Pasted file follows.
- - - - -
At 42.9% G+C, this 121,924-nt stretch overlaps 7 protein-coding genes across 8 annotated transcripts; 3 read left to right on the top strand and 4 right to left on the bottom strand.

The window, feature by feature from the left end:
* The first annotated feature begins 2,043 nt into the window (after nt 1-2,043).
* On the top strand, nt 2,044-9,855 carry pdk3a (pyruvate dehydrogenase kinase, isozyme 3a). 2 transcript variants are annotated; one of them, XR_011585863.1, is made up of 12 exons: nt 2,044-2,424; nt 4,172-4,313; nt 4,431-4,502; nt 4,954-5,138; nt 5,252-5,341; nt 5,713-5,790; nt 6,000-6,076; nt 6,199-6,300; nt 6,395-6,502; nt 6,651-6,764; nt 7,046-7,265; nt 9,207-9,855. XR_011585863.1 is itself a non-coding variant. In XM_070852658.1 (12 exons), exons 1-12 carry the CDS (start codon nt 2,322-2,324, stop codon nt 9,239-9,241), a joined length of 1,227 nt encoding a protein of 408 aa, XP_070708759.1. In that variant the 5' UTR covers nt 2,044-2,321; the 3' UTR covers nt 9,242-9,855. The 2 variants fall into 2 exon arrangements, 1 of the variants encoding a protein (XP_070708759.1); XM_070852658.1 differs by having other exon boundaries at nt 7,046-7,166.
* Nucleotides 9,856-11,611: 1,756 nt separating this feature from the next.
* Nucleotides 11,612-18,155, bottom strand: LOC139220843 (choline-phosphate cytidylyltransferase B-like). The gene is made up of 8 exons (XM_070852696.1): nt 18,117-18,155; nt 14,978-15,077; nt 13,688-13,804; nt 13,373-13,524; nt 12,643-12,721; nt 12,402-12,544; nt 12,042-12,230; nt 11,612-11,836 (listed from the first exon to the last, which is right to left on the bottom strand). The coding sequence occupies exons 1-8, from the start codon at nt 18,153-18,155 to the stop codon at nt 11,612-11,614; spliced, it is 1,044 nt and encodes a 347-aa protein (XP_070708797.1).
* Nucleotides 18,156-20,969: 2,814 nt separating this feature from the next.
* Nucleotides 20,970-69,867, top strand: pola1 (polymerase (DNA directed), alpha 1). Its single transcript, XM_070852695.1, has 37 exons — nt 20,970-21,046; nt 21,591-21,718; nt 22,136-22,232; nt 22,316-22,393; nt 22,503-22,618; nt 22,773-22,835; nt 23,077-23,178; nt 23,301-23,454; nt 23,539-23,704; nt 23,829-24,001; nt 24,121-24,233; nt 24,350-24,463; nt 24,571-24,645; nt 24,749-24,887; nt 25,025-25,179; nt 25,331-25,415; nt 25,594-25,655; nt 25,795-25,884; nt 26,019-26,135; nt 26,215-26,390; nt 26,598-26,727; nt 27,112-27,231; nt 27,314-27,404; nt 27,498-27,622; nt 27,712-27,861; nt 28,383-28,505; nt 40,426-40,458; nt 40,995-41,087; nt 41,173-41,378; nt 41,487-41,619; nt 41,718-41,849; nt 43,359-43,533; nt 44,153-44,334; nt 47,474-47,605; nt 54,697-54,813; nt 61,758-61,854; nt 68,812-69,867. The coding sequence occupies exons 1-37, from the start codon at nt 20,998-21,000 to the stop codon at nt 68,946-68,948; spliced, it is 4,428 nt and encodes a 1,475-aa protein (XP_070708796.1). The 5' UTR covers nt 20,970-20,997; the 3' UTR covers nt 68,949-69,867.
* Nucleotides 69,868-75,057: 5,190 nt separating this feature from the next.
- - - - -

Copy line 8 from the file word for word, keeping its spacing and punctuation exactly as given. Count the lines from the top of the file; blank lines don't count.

* Nucleotides 20,970-69,867, top strand: pola1 (polymerase (DNA directed), alpha 1). Its single transcript, XM_070852695.1, has 37 exons — nt 20,970-21,046; nt 21,591-21,718; nt 22,136-22,232; nt 22,316-22,393; nt 22,503-22,618; nt 22,773-22,835; nt 23,077-23,178; nt 23,301-23,454; nt 23,539-23,704; nt 23,829-24,001; nt 24,121-24,233; nt 24,350-24,463; nt 24,571-24,645; nt 24,749-24,887; nt 25,025-25,179; nt 25,331-25,415; nt 25,594-25,655; nt 25,795-25,884; nt 26,019-26,135; nt 26,215-26,390; nt 26,598-26,727; nt 27,112-27,231; nt 27,314-27,404; nt 27,498-27,622; nt 27,712-27,861; nt 28,383-28,505; nt 40,426-40,458; nt 40,995-41,087; nt 41,173-41,378; nt 41,487-41,619; nt 41,718-41,849; nt 43,359-43,533; nt 44,153-44,334; nt 47,474-47,605; nt 54,697-54,813; nt 61,758-61,854; nt 68,812-69,867. The coding sequence occupies exons 1-37, from the start codon at nt 20,998-21,000 to the stop codon at nt 68,946-68,948; spliced, it is 4,428 nt and encodes a 1,475-aa protein (XP_070708796.1). The 5' UTR covers nt 20,970-20,997; the 3' UTR covers nt 68,949-69,867.